California winemakers are starting to know what it feels like to be a grape, as a shortage of the fruit is putting a squeeze on the area’s wine industry.
According to the Wall Street Journal, California grape prices were in decline for a decade after expansion in the 90s flooded the market. With an excess of grapes leading to lowered prices, many growers have held off on planting or switched to other crops that promised higher returns. But now demand for wine has grown, and grape prices have soared. Cabernet red grapes have doubled in cost in the past year.
"Right now, I don't have enough grapes of any variety in any part of the state,'' Nat DiBuduo, president of Allied Grape Growers, said to the WSJ. DiBuduo says the prices for Thompson seedless red grapes have about quadrupled since 2001.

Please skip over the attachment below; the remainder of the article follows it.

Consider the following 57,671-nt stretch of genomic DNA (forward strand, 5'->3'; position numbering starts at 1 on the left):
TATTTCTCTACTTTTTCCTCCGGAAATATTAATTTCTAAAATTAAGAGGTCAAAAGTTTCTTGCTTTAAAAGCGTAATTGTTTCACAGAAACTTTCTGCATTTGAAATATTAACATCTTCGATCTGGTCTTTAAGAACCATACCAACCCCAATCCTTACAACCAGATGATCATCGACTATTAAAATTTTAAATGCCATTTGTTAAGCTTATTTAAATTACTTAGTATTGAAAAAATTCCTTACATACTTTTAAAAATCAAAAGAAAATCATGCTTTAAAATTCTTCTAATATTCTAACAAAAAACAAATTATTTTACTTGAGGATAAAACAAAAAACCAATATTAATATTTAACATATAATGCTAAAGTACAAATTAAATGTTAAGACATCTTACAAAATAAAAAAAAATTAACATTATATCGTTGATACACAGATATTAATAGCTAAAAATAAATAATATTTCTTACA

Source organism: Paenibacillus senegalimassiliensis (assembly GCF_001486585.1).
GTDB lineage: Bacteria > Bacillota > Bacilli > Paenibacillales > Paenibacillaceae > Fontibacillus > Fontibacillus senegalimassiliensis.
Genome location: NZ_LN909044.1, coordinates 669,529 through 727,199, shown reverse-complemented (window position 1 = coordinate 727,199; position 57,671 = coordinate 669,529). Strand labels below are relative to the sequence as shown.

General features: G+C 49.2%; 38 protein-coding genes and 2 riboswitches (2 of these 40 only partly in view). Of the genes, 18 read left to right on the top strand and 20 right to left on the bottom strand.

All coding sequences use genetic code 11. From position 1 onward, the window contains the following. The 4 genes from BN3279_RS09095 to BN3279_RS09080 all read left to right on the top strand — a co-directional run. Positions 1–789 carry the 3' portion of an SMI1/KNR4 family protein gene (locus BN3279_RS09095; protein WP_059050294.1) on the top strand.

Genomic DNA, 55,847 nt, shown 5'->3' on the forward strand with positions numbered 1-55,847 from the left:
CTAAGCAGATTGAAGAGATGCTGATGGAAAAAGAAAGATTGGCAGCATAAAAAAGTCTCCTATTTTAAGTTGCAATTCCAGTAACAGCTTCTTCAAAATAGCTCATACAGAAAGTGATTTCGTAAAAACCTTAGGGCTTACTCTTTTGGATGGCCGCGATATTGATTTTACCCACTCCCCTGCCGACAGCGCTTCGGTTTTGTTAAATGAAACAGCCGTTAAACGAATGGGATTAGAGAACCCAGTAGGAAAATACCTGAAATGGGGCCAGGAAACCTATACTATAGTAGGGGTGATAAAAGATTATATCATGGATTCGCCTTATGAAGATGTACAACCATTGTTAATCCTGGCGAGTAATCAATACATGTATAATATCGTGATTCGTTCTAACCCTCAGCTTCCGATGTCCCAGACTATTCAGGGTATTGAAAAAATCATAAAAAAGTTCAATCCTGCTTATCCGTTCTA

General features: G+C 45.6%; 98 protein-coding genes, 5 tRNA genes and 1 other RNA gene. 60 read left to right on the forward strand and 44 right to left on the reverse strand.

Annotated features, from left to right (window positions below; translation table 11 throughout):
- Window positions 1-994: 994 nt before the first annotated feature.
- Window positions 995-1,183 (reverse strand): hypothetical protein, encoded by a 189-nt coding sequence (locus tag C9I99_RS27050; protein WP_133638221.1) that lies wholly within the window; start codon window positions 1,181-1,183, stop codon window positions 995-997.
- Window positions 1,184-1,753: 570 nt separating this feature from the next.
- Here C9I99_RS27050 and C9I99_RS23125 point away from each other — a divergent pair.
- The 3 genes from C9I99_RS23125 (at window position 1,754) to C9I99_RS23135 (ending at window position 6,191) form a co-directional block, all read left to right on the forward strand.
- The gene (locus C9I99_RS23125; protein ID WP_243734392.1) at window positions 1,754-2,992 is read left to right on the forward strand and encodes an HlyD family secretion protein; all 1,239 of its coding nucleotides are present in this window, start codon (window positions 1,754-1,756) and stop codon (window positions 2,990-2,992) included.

Grape vines obviously take time to grow, so any correction can’t happen quickly. For wine drinkers, the end result is that we might all be drinking more imported wine for a while. Imported wines hold a 30-percent share of the U.S. market, with most of those coming from Italy and Australia.
Bulk wine buyer Don Sebastiani & Sons, which has a bottling facility in Napa, said currently grapes from outside California account for less than 10 percent of its grapes, but to keep its sticker prices low, half the grapes might be from Chile in 2013. Its best-selling wines are below $8.
CEO Donny Sebastiani said he’s more comfortable keeping the price point where it is and changing the grape source than keeping the California grapes and raising prices.